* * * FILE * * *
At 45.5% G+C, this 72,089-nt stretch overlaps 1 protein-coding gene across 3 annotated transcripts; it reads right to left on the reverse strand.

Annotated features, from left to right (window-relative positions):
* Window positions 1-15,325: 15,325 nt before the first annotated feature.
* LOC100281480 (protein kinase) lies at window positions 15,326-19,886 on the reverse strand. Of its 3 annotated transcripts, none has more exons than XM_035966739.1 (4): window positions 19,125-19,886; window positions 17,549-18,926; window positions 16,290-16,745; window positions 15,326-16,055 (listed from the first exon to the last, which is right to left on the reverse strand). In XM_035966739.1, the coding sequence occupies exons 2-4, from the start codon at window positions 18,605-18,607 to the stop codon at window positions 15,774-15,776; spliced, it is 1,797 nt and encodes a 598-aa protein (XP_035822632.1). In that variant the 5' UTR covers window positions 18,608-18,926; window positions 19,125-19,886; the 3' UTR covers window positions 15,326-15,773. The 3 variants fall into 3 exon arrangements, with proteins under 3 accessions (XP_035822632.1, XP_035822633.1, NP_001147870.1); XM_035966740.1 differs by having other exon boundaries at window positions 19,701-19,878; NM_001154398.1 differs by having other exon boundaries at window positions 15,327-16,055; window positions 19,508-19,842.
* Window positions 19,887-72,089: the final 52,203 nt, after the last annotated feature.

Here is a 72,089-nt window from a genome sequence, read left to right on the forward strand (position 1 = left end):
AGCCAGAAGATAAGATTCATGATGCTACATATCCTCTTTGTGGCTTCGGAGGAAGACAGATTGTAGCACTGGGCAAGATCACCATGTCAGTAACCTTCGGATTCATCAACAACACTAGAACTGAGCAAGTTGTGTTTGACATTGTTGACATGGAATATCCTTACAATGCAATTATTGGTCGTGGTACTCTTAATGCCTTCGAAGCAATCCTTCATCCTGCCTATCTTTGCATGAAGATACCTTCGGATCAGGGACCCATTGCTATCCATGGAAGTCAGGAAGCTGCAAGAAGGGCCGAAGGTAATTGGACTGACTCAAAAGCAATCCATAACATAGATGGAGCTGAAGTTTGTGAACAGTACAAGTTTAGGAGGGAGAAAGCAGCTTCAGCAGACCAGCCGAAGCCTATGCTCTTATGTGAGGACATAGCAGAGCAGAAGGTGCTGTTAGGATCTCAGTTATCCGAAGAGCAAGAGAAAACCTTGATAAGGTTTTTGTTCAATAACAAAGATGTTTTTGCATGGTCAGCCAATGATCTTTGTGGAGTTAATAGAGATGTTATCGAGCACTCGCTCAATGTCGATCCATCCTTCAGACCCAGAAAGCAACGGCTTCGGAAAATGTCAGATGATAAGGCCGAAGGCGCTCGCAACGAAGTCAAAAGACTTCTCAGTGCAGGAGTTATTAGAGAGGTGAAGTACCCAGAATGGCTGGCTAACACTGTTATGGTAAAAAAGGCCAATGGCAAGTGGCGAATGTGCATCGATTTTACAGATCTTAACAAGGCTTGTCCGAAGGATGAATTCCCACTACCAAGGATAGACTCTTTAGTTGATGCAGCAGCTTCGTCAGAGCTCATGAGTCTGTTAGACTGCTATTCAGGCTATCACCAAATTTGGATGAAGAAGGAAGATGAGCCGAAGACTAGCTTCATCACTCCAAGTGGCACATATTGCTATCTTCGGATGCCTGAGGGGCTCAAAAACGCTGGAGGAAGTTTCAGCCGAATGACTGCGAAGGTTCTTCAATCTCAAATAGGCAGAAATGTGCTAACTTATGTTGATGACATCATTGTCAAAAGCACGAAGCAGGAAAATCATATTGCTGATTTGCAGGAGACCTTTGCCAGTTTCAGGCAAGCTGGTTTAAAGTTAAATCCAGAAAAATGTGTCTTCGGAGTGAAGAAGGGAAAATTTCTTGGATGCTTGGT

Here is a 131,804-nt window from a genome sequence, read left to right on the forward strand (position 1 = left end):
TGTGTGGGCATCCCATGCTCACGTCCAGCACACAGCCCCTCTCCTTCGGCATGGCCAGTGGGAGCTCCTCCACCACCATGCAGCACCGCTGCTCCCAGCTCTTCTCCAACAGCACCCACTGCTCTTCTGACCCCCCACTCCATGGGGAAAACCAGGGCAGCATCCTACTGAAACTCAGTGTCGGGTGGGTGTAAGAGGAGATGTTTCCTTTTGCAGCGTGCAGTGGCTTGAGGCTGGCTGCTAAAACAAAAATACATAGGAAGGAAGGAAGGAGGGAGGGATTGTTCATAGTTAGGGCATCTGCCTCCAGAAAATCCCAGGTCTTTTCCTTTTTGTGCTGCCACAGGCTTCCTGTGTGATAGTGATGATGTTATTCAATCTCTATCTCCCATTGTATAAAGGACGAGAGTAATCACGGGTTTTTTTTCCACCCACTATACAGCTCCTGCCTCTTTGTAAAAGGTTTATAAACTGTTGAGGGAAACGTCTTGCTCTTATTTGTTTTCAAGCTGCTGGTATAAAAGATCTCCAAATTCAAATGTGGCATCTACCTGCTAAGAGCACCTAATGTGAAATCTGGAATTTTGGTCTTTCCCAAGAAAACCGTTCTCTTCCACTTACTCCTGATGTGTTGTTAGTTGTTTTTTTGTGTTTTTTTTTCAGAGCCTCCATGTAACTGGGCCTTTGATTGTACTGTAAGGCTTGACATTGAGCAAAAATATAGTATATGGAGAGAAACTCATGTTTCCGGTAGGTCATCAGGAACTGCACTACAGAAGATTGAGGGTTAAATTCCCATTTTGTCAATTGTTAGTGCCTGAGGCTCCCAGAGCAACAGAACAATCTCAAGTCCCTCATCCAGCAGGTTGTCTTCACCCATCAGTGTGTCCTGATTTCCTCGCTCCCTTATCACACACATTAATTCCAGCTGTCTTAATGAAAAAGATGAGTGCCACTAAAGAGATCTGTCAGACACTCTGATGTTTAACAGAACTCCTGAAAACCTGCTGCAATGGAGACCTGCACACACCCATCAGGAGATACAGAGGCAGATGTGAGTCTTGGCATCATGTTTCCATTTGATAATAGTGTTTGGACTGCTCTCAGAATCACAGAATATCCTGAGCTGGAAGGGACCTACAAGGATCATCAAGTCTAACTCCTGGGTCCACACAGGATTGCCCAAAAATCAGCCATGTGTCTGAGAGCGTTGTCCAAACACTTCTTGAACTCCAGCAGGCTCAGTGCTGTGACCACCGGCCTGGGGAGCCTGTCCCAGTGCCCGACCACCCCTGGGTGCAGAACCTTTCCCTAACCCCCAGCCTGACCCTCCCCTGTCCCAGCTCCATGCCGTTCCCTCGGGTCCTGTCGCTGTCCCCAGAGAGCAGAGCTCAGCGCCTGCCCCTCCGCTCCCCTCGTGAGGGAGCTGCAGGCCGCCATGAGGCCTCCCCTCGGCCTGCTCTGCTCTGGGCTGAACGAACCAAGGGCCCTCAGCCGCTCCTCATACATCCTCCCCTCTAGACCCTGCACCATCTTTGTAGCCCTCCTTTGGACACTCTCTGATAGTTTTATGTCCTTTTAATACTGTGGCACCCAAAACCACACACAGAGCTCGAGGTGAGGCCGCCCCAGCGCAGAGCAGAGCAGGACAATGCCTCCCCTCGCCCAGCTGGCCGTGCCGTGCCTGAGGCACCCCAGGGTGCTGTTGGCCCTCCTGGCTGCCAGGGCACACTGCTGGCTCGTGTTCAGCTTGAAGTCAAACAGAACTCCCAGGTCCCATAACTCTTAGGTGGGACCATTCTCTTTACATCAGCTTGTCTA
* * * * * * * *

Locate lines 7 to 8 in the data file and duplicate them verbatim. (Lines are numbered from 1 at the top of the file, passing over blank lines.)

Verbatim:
AGCCAGAAGATAAGATTCATGATGCTACATATCCTCTTTGTGGCTTCGGAGGAAGACAGATTGTAGCACTGGGCAAGATCACCATGTCAGTAACCTTCGGATTCATCAACAACACTAGAACTGAGCAAGTTGTGTTTGACATTGTTGACATGGAATATCCTTACAATGCAATTATTGGTCGTGGTACTCTTAATGCCTTCGAAGCAATCCTTCATCCTGCCTATCTTTGCATGAAGATACCTTCGGATCAGGGACCCATTGCTATCCATGGAAGTCAGGAAGCTGCAAGAAGGGCCGAAGGTAATTGGACTGACTCAAAAGCAATCCATAACATAGATGGAGCTGAAGTTTGTGAACAGTACAAGTTTAGGAGGGAGAAAGCAGCTTCAGCAGACCAGCCGAAGCCTATGCTCTTATGTGAGGACATAGCAGAGCAGAAGGTGCTGTTAGGATCTCAGTTATCCGAAGAGCAAGAGAAAACCTTGATAAGGTTTTTGTTCAATAACAAAGATGTTTTTGCATGGTCAGCCAATGATCTTTGTGGAGTTAATAGAGATGTTATCGAGCACTCGCTCAATGTCGATCCATCCTTCAGACCCAGAAAGCAACGGCTTCGGAAAATGTCAGATGATAAGGCCGAAGGCGCTCGCAACGAAGTCAAAAGACTTCTCAGTGCAGGAGTTATTAGAGAGGTGAAGTACCCAGAATGGCTGGCTAACACTGTTATGGTAAAAAAGGCCAATGGCAAGTGGCGAATGTGCATCGATTTTACAGATCTTAACAAGGCTTGTCCGAAGGATGAATTCCCACTACCAAGGATAGACTCTTTAGTTGATGCAGCAGCTTCGTCAGAGCTCATGAGTCTGTTAGACTGCTATTCAGGCTATCACCAAATTTGGATGAAGAAGGAAGATGAGCCGAAGACTAGCTTCATCACTCCAAGTGGCACATATTGCTATCTTCGGATGCCTGAGGGGCTCAAAAACGCTGGAGGAAGTTTCAGCCGAATGACTGCGAAGGTTCTTCAATCTCAAATAGGCAGAAATGTGCTAACTTATGTTGATGACATCATTGTCAAAAGCACGAAGCAGGAAAATCATATTGCTGATTTGCAGGAGACCTTTGCCAGTTTCAGGCAAGCTGGTTTAAAGTTAAATCCAGAAAAATGTGTCTTCGGAGTGAAGAAGGGAAAATTTCTTGGATGCTTGGT

Here is a 131,804-nt window from a genome sequence, read left to right on the forward strand (position 1 = left end):